Three out of four deaths from colon and breast cancer could be prevented. That’s approximately 58,000 new cases of breast cancer, and 49,000 new cases of colorectal cancer each year. How? By increasing vitamin D levels in the blood.
That’s the conclusion reached by a group of researchers who examined epidemiological findings and over 3,000 research studies on vitamin D and cancer. According to their published paper, “It is projected that raising the minimum year-round serum 25(OH)D level to 40 to 60 ng/mL would prevent approximately 59,000 new cases of breast cancer and 49,000 new cases of colorectal cancer each year, and three fourths of deaths from these diseases in the United States and Canada….Such intakes also are expected to reduce case-fatality rates of patients who have breast, colorectal, or prostate cancer by half.”
So what does that mean? How much should we be getting? “There are no unreasonable risks from intake of 2,000 IU per day of vitamin D3,” researchers say.
Why aren’t we hearing more about this? Well, aside from the reports in the health media, marketers may be worried about confusing the public. After all, it’s taken years of messaging and lots of cash to convince people to use sunscreen and avoid the dangerous UV rays from the sun. Now, research is telling us we’re not getting enough vitamin D-as much as 85% of the public may be deficient, according to this recent paper-and one of the best ways to get it is from the sun! So what gives?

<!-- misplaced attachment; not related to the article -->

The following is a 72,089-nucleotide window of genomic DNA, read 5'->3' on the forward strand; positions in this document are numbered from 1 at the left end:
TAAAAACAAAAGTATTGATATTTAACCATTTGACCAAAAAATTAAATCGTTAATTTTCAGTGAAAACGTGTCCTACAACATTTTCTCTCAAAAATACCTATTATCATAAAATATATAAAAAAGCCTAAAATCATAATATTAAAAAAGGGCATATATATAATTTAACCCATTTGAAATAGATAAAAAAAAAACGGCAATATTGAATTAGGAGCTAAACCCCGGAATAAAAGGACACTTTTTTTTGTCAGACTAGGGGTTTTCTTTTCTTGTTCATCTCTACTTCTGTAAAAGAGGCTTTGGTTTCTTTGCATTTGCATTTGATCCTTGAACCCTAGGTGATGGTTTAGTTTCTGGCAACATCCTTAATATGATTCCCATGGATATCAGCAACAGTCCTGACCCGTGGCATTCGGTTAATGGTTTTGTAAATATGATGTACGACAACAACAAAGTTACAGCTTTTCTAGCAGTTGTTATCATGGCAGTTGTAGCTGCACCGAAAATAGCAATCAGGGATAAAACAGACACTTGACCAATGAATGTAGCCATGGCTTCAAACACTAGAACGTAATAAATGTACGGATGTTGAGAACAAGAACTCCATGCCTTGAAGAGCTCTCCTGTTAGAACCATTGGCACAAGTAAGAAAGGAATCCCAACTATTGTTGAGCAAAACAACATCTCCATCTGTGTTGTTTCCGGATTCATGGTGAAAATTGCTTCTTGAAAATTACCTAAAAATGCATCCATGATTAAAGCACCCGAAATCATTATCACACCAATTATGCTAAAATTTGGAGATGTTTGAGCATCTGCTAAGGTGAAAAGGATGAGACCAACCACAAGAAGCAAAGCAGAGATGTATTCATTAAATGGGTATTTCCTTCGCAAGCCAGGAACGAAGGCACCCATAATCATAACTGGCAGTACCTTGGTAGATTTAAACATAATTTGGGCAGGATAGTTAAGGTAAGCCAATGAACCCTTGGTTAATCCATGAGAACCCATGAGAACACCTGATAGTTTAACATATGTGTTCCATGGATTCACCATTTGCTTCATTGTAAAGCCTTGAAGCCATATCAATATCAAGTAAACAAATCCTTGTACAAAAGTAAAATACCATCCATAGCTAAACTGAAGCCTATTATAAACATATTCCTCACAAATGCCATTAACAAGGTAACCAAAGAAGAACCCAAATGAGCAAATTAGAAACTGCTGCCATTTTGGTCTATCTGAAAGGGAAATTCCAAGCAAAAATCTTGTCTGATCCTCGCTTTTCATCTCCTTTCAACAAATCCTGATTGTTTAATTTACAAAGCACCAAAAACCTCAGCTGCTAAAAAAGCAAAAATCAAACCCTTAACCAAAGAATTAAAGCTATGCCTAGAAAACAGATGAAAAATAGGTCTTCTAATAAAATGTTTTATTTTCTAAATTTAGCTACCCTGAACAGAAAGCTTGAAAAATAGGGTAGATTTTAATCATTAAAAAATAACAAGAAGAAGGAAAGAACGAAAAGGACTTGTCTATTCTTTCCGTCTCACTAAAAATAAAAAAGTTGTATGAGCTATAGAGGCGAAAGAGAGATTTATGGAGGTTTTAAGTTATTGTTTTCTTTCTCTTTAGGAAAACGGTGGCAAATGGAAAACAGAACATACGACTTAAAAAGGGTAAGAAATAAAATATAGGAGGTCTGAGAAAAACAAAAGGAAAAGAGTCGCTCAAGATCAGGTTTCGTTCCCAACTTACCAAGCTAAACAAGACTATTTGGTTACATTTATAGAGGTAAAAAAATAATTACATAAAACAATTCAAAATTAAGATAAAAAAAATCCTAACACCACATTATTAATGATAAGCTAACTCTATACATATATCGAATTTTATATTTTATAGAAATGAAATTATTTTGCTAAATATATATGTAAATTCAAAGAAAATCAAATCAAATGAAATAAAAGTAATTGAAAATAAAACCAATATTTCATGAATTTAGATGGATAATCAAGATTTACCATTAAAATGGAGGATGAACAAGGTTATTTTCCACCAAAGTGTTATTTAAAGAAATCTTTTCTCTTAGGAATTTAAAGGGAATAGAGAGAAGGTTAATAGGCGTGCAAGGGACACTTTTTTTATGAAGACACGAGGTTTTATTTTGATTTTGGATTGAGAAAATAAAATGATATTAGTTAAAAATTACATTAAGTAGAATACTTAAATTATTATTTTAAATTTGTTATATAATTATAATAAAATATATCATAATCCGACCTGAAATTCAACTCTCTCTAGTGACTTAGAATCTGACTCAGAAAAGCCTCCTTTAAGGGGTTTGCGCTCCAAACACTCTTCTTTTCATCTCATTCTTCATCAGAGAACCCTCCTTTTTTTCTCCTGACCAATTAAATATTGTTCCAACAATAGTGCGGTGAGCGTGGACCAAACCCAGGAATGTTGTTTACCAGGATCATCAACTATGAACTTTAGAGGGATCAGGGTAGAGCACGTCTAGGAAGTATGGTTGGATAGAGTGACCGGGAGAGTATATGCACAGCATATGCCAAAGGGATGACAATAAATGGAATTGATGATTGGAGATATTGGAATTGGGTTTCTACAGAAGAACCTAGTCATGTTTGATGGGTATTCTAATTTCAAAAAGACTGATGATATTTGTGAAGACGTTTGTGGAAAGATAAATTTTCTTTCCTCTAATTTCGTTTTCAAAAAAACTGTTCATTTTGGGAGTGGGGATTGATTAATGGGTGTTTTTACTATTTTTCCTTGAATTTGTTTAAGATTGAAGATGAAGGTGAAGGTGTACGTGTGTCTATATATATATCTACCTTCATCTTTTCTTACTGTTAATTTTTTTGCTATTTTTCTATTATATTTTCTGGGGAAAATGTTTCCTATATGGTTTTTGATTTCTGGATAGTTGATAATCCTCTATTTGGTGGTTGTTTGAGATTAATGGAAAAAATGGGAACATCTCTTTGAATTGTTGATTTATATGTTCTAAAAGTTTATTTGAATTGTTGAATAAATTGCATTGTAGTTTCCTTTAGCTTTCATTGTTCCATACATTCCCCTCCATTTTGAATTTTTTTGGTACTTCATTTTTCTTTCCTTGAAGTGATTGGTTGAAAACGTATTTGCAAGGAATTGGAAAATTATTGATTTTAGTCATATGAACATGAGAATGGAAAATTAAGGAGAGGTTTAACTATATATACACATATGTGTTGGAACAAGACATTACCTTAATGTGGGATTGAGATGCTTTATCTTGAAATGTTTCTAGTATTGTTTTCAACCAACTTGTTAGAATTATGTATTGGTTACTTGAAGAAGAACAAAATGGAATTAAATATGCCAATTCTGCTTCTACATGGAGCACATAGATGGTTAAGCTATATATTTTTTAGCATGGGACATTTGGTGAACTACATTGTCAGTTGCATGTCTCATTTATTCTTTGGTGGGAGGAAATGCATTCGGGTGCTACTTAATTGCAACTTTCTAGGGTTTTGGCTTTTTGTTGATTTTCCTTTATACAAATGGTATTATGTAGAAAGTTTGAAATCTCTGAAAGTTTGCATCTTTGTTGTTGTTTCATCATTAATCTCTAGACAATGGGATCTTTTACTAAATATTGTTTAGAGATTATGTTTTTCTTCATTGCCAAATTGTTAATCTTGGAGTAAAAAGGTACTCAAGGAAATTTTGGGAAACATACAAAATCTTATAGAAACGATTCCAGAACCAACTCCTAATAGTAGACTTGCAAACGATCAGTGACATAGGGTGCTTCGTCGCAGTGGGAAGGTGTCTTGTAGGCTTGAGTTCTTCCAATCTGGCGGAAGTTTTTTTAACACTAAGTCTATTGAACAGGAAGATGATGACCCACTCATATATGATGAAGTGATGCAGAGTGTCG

Since the benefits of vitamin D go beyond cancer prevention-it is essential for calcium absorption, can prevent or reverse osteoporosis, maintains immune function, and may prevent high blood pressure-it makes sense to explore how we can get more of it into our bodies. Of course, sun exposure is an easy, free, and efficient method, and the best way for your body to absorb the nutrient. (UVB radiation doesn’t penetrate glass, so exposure to sunshine though a window doesn’t produce vitamin D.)
But you don’t have to go overboard and increase your risk of skin cancer. According to the Mayo Clinic, as little as 10 minutes is enough to prevent deficiencies. Health.com reports that for every minute you spend in peak summer sunlight, your body can product about 1,000 IU of vitamin D. They recommend 5-10 minutes of sunshine without sunscreen on your arms, legs, or back between 10:00 a.m. and 3:00 p.m. three days a week. Women with medium-to-dark skin tones may need to up that level (by gradually increasing exposure) to 15-30 minutes. Do use sunscreen on your face and wear a wide-brimmed hat.
If you’re at risk for skin cancer, live in a cloudy climate, or find yourself suffering weeks of overcast skies in the winter, you can get your vitamin D from other sources. Fish oil and cod-liver oils both contain high levels of the nutrient, or you can try a regular pill form-just make sure it’s vitamin D3, not D2. D3 is the type your skin naturally produces when exposed to sunlight. D2 is obtained from plant sources and thought to be less effective. Certain foods also contain vitamin D, like salmon, tuna, mackerel, egg yolks, cheese, and beef liver. Check out this Vitamin D Fact Sheet provided by the Office of Dietary Supplements for more sources.
Have you experienced a vitamin D deficiency? Please share your story.
Photo courtesy tamelyn via Flickr.com.